By: Korrin L. Bishop
It started the way many grand adventure stories have—over bourbon.
My boyfriend, Kris, had just successfully completed a roundtable first meeting of five of my gal pals at a favorite Washington, D.C. bar. As we all parted ways for the evening, one pal, Jamie, made the sound decision, along with Kris and me, to pop back into another bar for a closing bourbon and continued conversation. The dialogue was tender and honest, as these spontaneous turns in evenings often are.
We got to talking about the redemptive qualities of the wilderness. We discussed the power of working through the discomforts of adventure. Much of this happened in light of the fact that Kris would be doing a lot of this within a matter of weeks—3,800 miles of it, to be more precise. He was set to head out in a canoe for a source-to-sea descent of the Missouri River system, starting in Montana and ending in the Gulf of Mexico. The trip was inspired by his mother’s diagnosis of stage IV bladder cancer, and had grown to include an opportunity to connect others with the healing nature of the outdoors. He’d be paddling much of it solo, but had chosen a canoe so that others could pop in on his journey for a stretch—including his mother for an impressive 500 miles.
I was already planning to join him at least once when, in the late night hours of our city life, I looked across the table at Jamie, a treasured friend whose thoughts and words can always make me feel further connected to this life. Then I glanced at Kris who seemed to know full well where my mind was heading. Then, my eyes shot back to Jamie with a big grin on my face.
“You should come,” I announced.
In October, Jamie and I met Kris in Natchez, Mississippi to paddle with him for about 100 miles to St. Francisville, Louisiana. For our third seat, we brought along an Oru Coast Kayak, which we excitedly set up on the Natchez boat ramp, much to the amusement and curiosity of passersby. Once complete, Jamie paddled it out into the mighty Mississippi River, and I hopped into the canoe with Kris. We’d gotten a later start, so within an hour or two, we were peacefully floating along with the sunset to our sandbar home for the night.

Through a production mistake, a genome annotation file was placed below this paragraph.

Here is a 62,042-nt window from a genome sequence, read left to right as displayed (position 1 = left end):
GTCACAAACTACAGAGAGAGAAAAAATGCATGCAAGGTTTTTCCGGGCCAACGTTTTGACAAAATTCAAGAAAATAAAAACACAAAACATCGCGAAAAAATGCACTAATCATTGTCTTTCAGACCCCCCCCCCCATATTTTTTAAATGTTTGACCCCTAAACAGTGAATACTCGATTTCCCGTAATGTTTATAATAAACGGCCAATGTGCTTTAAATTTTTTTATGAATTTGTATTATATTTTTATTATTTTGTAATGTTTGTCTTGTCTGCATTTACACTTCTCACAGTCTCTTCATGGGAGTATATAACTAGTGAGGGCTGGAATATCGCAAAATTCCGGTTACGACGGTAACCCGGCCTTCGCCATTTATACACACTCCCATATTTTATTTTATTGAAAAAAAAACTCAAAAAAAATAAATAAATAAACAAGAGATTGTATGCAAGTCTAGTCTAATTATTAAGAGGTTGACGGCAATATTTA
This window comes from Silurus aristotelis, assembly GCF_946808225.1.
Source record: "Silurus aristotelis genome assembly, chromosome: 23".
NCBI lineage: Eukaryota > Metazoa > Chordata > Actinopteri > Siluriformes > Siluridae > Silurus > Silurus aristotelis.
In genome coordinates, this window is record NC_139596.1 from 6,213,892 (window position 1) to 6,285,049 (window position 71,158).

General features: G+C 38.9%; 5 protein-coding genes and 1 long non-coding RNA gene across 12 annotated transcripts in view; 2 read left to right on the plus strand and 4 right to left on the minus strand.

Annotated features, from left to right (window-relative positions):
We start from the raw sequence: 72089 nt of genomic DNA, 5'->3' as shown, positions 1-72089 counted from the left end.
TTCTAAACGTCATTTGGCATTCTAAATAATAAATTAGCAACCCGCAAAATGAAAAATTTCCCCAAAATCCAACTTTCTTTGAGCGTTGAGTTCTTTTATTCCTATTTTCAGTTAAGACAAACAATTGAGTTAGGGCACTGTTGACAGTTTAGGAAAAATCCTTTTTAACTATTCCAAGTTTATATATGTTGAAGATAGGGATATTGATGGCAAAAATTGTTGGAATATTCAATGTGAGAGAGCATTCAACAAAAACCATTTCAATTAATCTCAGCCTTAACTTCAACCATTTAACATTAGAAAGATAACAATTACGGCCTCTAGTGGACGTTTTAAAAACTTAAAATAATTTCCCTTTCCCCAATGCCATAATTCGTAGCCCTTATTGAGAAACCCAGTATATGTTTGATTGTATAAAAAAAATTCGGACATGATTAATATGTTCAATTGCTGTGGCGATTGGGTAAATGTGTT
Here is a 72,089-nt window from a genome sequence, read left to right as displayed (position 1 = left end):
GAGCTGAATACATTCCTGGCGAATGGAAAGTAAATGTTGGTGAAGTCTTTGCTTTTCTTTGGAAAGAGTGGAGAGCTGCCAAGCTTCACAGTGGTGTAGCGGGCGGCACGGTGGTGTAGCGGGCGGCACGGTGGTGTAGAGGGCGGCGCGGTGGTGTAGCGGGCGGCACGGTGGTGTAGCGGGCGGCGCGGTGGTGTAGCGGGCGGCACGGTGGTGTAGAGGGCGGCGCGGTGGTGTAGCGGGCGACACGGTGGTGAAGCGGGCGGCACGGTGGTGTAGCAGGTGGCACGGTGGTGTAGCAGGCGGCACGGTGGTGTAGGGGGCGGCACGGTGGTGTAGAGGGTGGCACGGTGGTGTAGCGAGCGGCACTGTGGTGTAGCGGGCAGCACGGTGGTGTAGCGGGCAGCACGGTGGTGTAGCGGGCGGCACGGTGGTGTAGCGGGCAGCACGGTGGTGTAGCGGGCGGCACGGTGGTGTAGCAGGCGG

The four days that followed were an unwinding from urban life and a slow progression to that point where three people, through the reliable routine and diminished privacy of a multi-day river trip, can reach a shared level of inhibition that frees the soul to finally, simply be. It takes time to get the rhythm right, to open up enough to feel what is being offered by the experience.
Together, we baked for hours in the hot sun each day. We persevered through the witching hour of mosquitoes at our campsites. We felt respect for the river as we navigated its vast expanse in our little boats. Kris and Jamie met my grumpy morning self with compassionate presence. We found ways to laugh and paddle on when the days got long. And, all the while, each paddle day, I tried my best to bridge the divide between the paddling community and commercial barges.
As we’d pass a barge, I’d put my paddle aside and use my right arm to make the sign for “honk your horn” to the barge captain.
I’d try again.
I’d look back at Kris in the canoe and we’d both shrug our shoulders in increasingly expected disappointment. Then, I’d look over at Jamie, who, also entertaining my fairly absurd quest to get a barge to toot its horn, would kindly say, “Nothing again, huh?”
Then, finally, on the day we were paddling to our last campsite of the trip, at the point where I’d pretty much given up on getting a barge to play along, I got my toot. Surprised and excited, I applauded. We all laughed and cheered.
Kris got on his marine radio to connect with the barge captain, “She has been trying that for the past hundred miles. Thank you.”
The captain came over the radio laughing, too, “I’m glad I could accommodate you, man.”
Maybe it was just that stretch of river and the proximity in which it put us to the barge. Maybe it was simply the right barge captain, also looking to build bridges between boats, big and small. But, I like to think that it was something beyond mere circumstance. I like to think that it was the Universe’s nod to us that we’d at last crossed the threshold from adventure to connection. We’d released enough of our daily disguises along those river miles to open up and present ourselves as we were.
It finished the way many grand adventures stories have—over bourbon.
That night, in the light of our last campfire, we split a bottle of Woodford Reserve amongst us, and continued the conversation, tender and honest, philosophizing on life along the shores of the Mississippi.